95      It must be pointed out that any person is entitled to claim compensation for the loss caused to him by a breach of Article 101 TFEU. Such a right strengthens the working of the EU competition rules, thereby making a significant contribution to the maintenance of effective competition in the European Union (see judgment of 27 February 2014, Commission v EnBW, C‑365/12 P, EU:C:2014:112, paragraph 104 and the case-law cited).

96      However, according to the case-law, it is for the person alleging the existence of an overriding public interest to state the specific circumstances which justify the disclosure of the documents concerned (see, to that effect, Commission v Technische Glaswerke Ilmenau, C‑139/07 P, EU:C:2010:376, paragraph 62). A statement of purely general considerations is not sufficient to establish that an overriding public interest outweighs the reasons justifying a refusal to disclose the documents in question (see judgment of 25 September 2014, Spirlea v Commission, T‑669/11, EU:T:2014:814, paragraph 92 and the case-law cited).

97      In particular, any person seeking compensation for the loss caused by a breach of Article 101 TFEU must establish that it is necessary for that person to be granted access to documents in the Commission’s file, in order to enable the latter to weigh up, on a case-by-case basis, the respective interests in favour of disclosure of such documents and in favour of the protection of those documents, taking into account all the relevant factors in the case (see judgment of 27 February 2014, Commission v EnBW, C‑365/12 P, EU:C:2014:112, paragraph 107 and the case-law cited).

98      In the absence of any such necessity, the interest in obtaining compensation for the loss sustained as a result of a breach of Article 101 TFEU cannot constitute an overriding public interest, within the meaning of Article 4(2) of Regulation No 1049/2001 (see judgment of 27 February 2014, Commission v EnBW, C‑365/12 P, EU:C:2014:112, paragraph 108 and the case-law cited).

99      In addition, the interest which is represented only by the loss suffered by a private undertaking in the context of an infringement of Article 101 TFEU cannot be classified as ‘public’ (see, to that effect, judgments of 14 July 2016, Sea Handling v Commission, C‑271/15 P, not published, EU:C:2016:557, paragraphs 97 and 98, and of 20 March 2014, Reagens v Commission, T‑181/10, not published, EU:T:2014:139, paragraph 142).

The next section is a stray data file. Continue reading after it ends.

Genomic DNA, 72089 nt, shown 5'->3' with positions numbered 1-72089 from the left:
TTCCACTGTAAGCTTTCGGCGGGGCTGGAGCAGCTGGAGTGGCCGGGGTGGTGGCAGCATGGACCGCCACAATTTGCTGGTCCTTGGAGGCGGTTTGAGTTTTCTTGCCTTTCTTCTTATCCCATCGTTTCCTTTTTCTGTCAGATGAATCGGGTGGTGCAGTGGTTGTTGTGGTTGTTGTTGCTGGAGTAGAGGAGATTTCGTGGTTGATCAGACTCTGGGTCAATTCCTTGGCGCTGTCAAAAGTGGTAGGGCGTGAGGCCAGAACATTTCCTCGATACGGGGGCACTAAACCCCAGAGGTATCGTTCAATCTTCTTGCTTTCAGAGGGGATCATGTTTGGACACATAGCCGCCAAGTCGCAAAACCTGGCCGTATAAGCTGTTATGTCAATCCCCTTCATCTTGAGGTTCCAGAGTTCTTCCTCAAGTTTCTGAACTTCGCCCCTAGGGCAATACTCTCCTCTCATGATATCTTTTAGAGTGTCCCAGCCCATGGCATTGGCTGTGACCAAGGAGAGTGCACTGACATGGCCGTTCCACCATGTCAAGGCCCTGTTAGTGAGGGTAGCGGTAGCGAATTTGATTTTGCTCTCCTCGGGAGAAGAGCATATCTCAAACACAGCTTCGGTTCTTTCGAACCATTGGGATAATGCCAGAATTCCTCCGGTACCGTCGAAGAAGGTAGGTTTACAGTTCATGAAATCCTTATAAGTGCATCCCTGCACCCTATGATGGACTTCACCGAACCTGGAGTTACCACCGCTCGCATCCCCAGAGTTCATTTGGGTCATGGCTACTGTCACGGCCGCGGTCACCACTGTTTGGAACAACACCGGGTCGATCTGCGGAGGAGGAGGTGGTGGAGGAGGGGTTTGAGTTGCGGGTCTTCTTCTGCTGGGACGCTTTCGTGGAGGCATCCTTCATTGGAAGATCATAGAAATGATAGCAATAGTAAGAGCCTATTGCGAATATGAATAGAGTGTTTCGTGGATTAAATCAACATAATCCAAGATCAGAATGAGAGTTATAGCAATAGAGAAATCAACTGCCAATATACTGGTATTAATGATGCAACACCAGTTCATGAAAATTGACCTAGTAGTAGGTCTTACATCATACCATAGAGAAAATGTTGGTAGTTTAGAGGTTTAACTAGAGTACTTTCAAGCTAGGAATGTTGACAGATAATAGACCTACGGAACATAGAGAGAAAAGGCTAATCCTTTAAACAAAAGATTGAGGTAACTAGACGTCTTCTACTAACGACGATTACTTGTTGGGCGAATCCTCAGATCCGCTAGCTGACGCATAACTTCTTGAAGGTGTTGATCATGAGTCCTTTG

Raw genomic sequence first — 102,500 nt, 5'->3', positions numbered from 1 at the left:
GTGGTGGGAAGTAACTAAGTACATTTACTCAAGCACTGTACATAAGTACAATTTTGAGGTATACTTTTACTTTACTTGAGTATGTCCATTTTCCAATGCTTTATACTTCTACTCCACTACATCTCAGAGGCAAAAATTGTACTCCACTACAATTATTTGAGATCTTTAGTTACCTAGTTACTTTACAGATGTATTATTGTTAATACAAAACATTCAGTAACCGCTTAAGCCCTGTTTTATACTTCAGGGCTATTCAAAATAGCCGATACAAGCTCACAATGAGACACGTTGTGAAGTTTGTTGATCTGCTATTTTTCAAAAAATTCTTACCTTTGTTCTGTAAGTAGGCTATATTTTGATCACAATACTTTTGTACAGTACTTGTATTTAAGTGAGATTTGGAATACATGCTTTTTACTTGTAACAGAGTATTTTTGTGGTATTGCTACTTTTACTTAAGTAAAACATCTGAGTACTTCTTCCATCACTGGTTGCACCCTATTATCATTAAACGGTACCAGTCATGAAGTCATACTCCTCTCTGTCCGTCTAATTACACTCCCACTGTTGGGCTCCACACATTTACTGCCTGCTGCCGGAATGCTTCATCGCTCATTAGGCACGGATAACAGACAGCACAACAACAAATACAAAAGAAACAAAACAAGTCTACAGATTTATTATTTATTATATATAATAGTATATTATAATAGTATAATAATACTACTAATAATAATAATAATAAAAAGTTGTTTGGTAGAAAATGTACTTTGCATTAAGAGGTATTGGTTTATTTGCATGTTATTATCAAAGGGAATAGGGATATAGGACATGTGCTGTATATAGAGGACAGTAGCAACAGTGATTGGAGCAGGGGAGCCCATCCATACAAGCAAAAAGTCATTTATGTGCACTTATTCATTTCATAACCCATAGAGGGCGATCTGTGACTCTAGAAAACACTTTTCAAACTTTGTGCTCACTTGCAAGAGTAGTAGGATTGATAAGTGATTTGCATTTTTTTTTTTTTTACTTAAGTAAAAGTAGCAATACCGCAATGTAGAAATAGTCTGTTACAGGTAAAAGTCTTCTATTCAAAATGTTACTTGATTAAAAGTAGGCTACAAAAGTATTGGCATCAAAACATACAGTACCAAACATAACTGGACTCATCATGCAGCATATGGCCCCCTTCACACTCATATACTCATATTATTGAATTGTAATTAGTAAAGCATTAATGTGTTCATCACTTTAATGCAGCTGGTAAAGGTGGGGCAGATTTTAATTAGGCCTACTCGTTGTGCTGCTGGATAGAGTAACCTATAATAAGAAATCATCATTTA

100    In the present case, the Commission took the view in the contested decision that it could be presumed that disclosure of the table of contents was liable to undermine the protection of investigations, in accordance with the third indent of Article 4(2) of Regulation No 1049/2001. The Commission also considered that there was no overriding public interest, within the meaning of the last clause of Article 4(2) of that regulation, justifying disclosure of the table of contents, since that interest could not correspond to the applicant’s interest in bringing an action for damages (see paragraphs 7 and 11 above).

101    The applicant’s arguments do not call that assessment into question.

102    In the first place, it must be noted that the applicant merely claimed that access to the table of contents would allow it ‘to form an opinion on whether the documents listed in the table may be needed to support a future action for compensation’. This very general argument is not sufficient to demonstrate how the refusal to grant access to the table of contents prevents the applicant from actually exercising its right to compensation. Consequently, the applicant does not substantiate its claim that access to the table of contents is necessary to enable it to bring an action for compensation.

103    In those circumstances, the interest in obtaining compensation for possible loss suffered as a result of a breach of Article 101 TFEU cannot constitute an overriding public interest, within the meaning of the last clause of Article 4(2) of Regulation No 1049/2001.

104    In the second place, as the Commission points out, the contested decision cannot constitute an infringement of Article 101 TFEU since it is not based on that provision, but on the provisions of Regulation No 1049/2001.

105    Thus, the applicant failed to show that the document in respect of which disclosure was sought fell outside the scope of the general presumption of confidentiality or that there was an overriding public interest in its disclosure.

106    It follows that the second part of the third, fourth and ninth pleas must be rejected. Consequently, the third, fourth and ninth pleas must be rejected in their entirety.

 Seventh and eighth pleas: infringement of the fundamental right of access to documents and the principle of proportionality